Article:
| Bapi Sen: Family in doldrums
Living life under the shadow of a death is proving to be a harrowing experience for the family of Bapi Sen, the Calcutta Police traffic sergeant beaten to death by five inebriated subordinates out for some year-end revelry on the last night of 2002.
His father, a retired policeman, has lapsed permanently into dementia and amnesia. His wife, who asked for “any” public-sector job other than in the police, is still waiting for the Bengal government, which her husband served, to say yes.
And as the year that changed things forever at 27/164, Behala Government Quarters draws to an end, no one seems more bewildered than Somshubhra, Bapi’s eldest son. Not yet 10, he is waiting to return to his old school after an experiment with a new one did not work out too well.
For the Sens of Behala, now busy preparing for the rituals that take place a year after a death in the family, 2003 has been a nightmare that seems to be carrying itself over to 2004.
The sniggers from some of the accused constables’ colleagues (that “Bapi, too, was drunk on the night”) — now heard loud and clear in the city civil and sessions court — have not done anything to help matters, they say.
But then, that’s the outside world. It’s the home front that is far more worrying. And things start at the very head of the family, with Bapi’s 73-year-old father, Narayan Chandra Sen, who himself was a police officer once.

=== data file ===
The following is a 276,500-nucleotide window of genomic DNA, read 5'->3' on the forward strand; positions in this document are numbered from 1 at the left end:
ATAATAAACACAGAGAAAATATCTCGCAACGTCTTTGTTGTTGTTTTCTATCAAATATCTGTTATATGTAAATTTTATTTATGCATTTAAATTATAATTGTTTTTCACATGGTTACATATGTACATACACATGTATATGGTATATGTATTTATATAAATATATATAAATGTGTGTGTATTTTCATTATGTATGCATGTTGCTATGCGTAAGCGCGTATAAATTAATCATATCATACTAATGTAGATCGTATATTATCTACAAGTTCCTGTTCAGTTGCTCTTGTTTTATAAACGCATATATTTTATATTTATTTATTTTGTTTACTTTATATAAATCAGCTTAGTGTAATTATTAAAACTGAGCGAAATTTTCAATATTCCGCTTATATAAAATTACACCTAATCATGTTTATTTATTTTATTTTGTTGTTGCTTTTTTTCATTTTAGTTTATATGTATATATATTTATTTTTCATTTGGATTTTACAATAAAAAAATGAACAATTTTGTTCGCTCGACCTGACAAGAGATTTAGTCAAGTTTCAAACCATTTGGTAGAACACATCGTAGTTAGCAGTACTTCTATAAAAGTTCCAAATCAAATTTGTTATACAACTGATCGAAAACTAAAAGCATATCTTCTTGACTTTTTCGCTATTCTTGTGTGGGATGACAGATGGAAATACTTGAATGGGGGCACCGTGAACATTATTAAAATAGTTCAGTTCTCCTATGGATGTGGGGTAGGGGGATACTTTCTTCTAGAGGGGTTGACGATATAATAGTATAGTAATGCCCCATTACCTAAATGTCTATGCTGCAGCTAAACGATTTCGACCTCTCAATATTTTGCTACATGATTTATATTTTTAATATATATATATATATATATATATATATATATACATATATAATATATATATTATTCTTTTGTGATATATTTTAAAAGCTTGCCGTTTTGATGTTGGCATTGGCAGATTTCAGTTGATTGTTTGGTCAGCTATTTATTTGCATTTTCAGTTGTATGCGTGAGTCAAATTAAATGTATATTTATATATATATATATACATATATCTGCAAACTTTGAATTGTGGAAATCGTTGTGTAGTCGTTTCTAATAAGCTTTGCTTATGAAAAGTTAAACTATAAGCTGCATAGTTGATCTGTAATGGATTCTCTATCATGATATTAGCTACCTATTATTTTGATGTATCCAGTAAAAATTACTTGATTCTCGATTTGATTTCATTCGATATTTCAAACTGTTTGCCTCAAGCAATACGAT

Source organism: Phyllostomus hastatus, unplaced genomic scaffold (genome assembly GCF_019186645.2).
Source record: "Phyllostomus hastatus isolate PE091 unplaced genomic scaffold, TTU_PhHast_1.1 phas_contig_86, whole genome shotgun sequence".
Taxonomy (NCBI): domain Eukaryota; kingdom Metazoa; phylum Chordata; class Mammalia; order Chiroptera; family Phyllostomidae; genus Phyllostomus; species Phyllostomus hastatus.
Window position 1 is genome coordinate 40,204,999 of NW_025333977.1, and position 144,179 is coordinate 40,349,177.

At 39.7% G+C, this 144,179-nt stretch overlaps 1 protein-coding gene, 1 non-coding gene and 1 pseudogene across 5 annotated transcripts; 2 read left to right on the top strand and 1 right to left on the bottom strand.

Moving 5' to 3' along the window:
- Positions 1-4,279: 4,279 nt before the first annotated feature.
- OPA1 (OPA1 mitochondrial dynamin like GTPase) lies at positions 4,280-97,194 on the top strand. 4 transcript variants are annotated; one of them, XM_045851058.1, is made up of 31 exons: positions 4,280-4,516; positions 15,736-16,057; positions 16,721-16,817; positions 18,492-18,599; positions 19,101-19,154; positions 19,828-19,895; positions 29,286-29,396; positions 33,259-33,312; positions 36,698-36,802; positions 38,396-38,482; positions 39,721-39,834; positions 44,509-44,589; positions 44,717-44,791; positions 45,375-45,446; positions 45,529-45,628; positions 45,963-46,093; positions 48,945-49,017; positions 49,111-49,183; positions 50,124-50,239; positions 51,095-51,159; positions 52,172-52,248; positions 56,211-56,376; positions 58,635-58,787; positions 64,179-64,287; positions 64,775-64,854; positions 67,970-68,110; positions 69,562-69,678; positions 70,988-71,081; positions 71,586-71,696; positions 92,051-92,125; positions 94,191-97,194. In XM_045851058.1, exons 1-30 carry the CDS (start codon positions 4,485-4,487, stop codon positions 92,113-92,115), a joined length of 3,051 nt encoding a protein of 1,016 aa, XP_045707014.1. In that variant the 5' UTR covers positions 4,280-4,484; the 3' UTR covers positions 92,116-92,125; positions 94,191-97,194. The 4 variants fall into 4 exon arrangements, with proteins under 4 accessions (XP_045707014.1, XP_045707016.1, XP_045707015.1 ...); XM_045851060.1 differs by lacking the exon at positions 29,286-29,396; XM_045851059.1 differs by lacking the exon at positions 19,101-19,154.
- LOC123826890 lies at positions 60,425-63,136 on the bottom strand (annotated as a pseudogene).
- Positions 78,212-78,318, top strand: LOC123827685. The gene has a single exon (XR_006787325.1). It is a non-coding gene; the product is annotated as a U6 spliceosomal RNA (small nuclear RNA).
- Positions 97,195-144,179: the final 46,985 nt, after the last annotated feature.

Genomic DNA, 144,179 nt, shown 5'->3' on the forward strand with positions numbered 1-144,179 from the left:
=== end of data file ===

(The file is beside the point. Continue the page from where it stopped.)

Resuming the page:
The septuagenarian went into a state of shock immediately after learning of his son being brutally beaten up by five constables, who were allegedly harassing a woman on Nirmal Chandra Chunder Street.
Nearly a year has passed, but Bapi’s father is showing no real signs of recovery. “He cannot recognise us,” said Bapi’s elder brother, Anup. “We actually lost two members of our family when Bapi died,” he added, gesturing towards his father.
The tangle with the government about a job for Bapi’s wife has claimed another victim. Taken out of his school and put into another, as Soma was then confident of getting a government job on sympathetic grounds, Somshubhra soon found that he could not adjust to the residential school.
He came back, only to find that he could not get readmitted to his old school midway through the session.
Somshubhra is now awaiting the end of the academic year to return to his books and to rejoin his friends.
To add a cruel twist to the family’s fate, the reason why the boy was taken out of his school and put into another has gone nowhere. His mother was offered a job, but in Calcutta Police, an organisation that she did not want to serve in after what five of its constables did to her husband, and is now waiting for the government to accommodate her in some other department.
The only one left relatively untouched by the tragedy that has befallen the family is Bapi’s younger son. Two-year-old Shankhashubhra bears no visible scars in a home shrouded by a horrible death and waiting for some justice.